Eating a lot of these foods causes inflammation in the body as well as obesity in the long-term, which can also contribute to arthritic symptoms.
Processed food is generally bad for your health, so should be limited, especially if you already have arthritis.
High sodium foods
Having extra salt in your diet can cause inflammation as you retain sodium in your body cells which can affect the immune system.
High sodium foods include processed meats, salted nuts, pizza, pasta sauces and some bread products.
If you have rheumatoid arthritis, you should avoid these kinds of foods as they could cause oedema, or swelling in the legs and ankles.
Here’s everything you need to know about what causes swelling and how to get rid of swollen ankles fast.
What drinks should you avoid for arthritis?
- Alcohol is generally not great for our bodies, but in terms of arthritis, it can increase the levels of uric acid in the body, which is a cause of gout.
- Some people find coffee to be a trigger for arthritic pain, while others don’t. Be mindful of how much coffee you drink as caffeine could have negative side effects, and stop drinking it if it causes pain.
- Fructose sweetened drinks like sodas or fruity flavours have huge amounts of sugar and increase uric acid. Many also contain aspartame and can affect the body’s ability to absorb calcium, which is important for bone health.
Are there any myths on foods to avoid for arthritis?
The short answer is yes.
There are a number of myths around foods to avoid for arthritis, but much more research is needed to say anything conclusive.
Therefore, it’s important to stay informed about potential triggers and helpers for arthritis pain, but be wary about taking these anecdotes as medical truths.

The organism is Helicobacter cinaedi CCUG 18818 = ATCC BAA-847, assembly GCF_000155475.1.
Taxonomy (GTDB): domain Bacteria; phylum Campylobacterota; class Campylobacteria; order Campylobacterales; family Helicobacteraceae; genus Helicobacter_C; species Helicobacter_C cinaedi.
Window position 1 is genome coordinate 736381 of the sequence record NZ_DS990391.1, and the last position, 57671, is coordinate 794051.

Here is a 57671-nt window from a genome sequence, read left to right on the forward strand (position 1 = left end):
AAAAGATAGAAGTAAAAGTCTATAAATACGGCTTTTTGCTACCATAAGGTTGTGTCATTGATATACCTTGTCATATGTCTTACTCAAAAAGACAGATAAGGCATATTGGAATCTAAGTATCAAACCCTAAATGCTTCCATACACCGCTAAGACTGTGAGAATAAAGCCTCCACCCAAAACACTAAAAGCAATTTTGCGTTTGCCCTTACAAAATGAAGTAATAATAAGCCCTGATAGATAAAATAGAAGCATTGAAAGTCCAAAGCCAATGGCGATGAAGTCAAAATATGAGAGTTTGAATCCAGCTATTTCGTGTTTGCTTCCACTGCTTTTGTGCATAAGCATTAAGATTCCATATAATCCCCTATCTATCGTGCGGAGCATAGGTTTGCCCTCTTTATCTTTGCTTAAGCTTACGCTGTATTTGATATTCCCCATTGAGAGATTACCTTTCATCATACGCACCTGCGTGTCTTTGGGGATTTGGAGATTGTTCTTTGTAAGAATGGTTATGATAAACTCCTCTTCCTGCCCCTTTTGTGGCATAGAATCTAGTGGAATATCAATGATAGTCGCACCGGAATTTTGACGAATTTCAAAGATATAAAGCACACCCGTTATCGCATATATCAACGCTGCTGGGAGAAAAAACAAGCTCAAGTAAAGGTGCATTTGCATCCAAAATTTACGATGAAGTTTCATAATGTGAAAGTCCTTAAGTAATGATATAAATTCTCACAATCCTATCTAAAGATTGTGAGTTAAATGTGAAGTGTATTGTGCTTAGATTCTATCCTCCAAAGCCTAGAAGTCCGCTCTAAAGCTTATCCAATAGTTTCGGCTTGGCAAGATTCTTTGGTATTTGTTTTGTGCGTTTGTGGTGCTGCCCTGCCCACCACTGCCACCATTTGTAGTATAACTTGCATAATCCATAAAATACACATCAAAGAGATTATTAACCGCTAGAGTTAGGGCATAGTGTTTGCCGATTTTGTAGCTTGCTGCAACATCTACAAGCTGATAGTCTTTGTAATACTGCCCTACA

Can any fruit and vegetables cause inflammation?
One food group that has been demonised as foods to avoid for arthritis is the nightshades.
This group includes aubergines, potatoes, peppers and tomatoes which all contain a toxin called solanine.
Some people claim that their arthritis is triggered by nightshades, but there is no conclusive medical evidence to suggest they are harmful.
If your arthritis becomes worse after consuming any of these foods, avoid eating them, however they are not generally seen as foods to avoid for arthritis.
Foods that help with arthritis symptoms
Following a healthy balanced diet can help reduce the severity of arthritis symptoms or prevent you from getting it later in life.
The Mediterranean diet has long been hailed as the best anti-inflammatory diet thanks to its inclusion of:
- A wide variety of fruits and vegetables
- Legumes such as beans and lentils
- Oily fish such as salmon
- Nuts and olive oil
- Limited red meat and saturated fats
- No added sugars or processed foods
It is also integral to stay hydrated when living with arthritis at any age, as it supports lubrication in the joints.